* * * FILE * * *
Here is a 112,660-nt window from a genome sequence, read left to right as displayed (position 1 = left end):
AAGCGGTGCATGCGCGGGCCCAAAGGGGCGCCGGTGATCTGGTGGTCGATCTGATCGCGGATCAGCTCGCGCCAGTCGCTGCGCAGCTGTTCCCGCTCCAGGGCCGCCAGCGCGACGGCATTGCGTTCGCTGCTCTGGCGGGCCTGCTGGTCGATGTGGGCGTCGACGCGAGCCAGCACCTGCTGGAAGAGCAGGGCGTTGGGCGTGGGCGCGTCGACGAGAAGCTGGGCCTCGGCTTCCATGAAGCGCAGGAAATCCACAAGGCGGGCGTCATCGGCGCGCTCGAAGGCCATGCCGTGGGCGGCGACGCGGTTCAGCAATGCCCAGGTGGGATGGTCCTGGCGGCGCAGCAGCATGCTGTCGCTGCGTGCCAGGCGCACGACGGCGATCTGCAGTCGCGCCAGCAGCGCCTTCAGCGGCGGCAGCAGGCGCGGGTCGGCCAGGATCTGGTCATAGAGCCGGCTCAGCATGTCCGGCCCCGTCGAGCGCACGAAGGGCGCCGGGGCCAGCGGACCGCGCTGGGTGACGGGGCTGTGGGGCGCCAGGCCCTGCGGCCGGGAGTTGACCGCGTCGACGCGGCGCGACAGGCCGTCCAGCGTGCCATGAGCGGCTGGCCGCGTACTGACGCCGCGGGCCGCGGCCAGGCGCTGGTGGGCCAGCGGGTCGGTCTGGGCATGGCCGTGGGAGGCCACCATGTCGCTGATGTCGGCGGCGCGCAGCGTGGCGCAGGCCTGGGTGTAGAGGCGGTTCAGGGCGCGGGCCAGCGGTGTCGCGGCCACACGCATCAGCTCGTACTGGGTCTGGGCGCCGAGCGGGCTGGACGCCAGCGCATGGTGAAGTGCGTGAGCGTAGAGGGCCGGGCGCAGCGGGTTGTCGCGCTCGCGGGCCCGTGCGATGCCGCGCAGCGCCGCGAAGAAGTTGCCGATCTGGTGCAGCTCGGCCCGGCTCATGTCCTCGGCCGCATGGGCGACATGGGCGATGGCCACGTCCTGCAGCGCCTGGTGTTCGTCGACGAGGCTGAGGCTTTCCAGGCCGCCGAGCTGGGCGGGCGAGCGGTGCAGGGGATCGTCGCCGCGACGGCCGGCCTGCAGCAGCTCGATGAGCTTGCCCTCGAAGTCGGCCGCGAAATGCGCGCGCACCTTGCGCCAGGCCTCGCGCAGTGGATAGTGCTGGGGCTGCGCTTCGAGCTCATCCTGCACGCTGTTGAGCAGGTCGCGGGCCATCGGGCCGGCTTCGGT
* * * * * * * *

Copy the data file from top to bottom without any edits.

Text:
Here is a 112,660-nt window from a genome sequence, read left to right as displayed (position 1 = left end):
AAGCGGTGCATGCGCGGGCCCAAAGGGGCGCCGGTGATCTGGTGGTCGATCTGATCGCGGATCAGCTCGCGCCAGTCGCTGCGCAGCTGTTCCCGCTCCAGGGCCGCCAGCGCGACGGCATTGCGTTCGCTGCTCTGGCGGGCCTGCTGGTCGATGTGGGCGTCGACGCGAGCCAGCACCTGCTGGAAGAGCAGGGCGTTGGGCGTGGGCGCGTCGACGAGAAGCTGGGCCTCGGCTTCCATGAAGCGCAGGAAATCCACAAGGCGGGCGTCATCGGCGCGCTCGAAGGCCATGCCGTGGGCGGCGACGCGGTTCAGCAATGCCCAGGTGGGATGGTCCTGGCGGCGCAGCAGCATGCTGTCGCTGCGTGCCAGGCGCACGACGGCGATCTGCAGTCGCGCCAGCAGCGCCTTCAGCGGCGGCAGCAGGCGCGGGTCGGCCAGGATCTGGTCATAGAGCCGGCTCAGCATGTCCGGCCCCGTCGAGCGCACGAAGGGCGCCGGGGCCAGCGGACCGCGCTGGGTGACGGGGCTGTGGGGCGCCAGGCCCTGCGGCCGGGAGTTGACCGCGTCGACGCGGCGCGACAGGCCGTCCAGCGTGCCATGAGCGGCTGGCCGCGTACTGACGCCGCGGGCCGCGGCCAGGCGCTGGTGGGCCAGCGGGTCGGTCTGGGCATGGCCGTGGGAGGCCACCATGTCGCTGATGTCGGCGGCGCGCAGCGTGGCGCAGGCCTGGGTGTAGAGGCGGTTCAGGGCGCGGGCCAGCGGTGTCGCGGCCACACGCATCAGCTCGTACTGGGTCTGGGCGCCGAGCGGGCTGGACGCCAGCGCATGGTGAAGTGCGTGAGCGTAGAGGGCCGGGCGCAGCGGGTTGTCGCGCTCGCGGGCCCGTGCGATGCCGCGCAGCGCCGCGAAGAAGTTGCCGATCTGGTGCAGCTCGGCCCGGCTCATGTCCTCGGCCGCATGGGCGACATGGGCGATGGCCACGTCCTGCAGCGCCTGGTGTTCGTCGACGAGGCTGAGGCTTTCCAGGCCGCCGAGCTGGGCGGGCGAGCGGTGCAGGGGATCGTCGCCGCGACGGCCGGCCTGCAGCAGCTCGATGAGCTTGCCCTCGAAGTCGGCCGCGAAATGCGCGCGCACCTTGCGCCAGGCCTCGCGCAGTGGATAGTGCTGGGGCTGCGCTTCGAGCTCATCCTGCACGCTGTTGAGCAGGTCGCGGGCCATCGGGCCGGCTTCGGT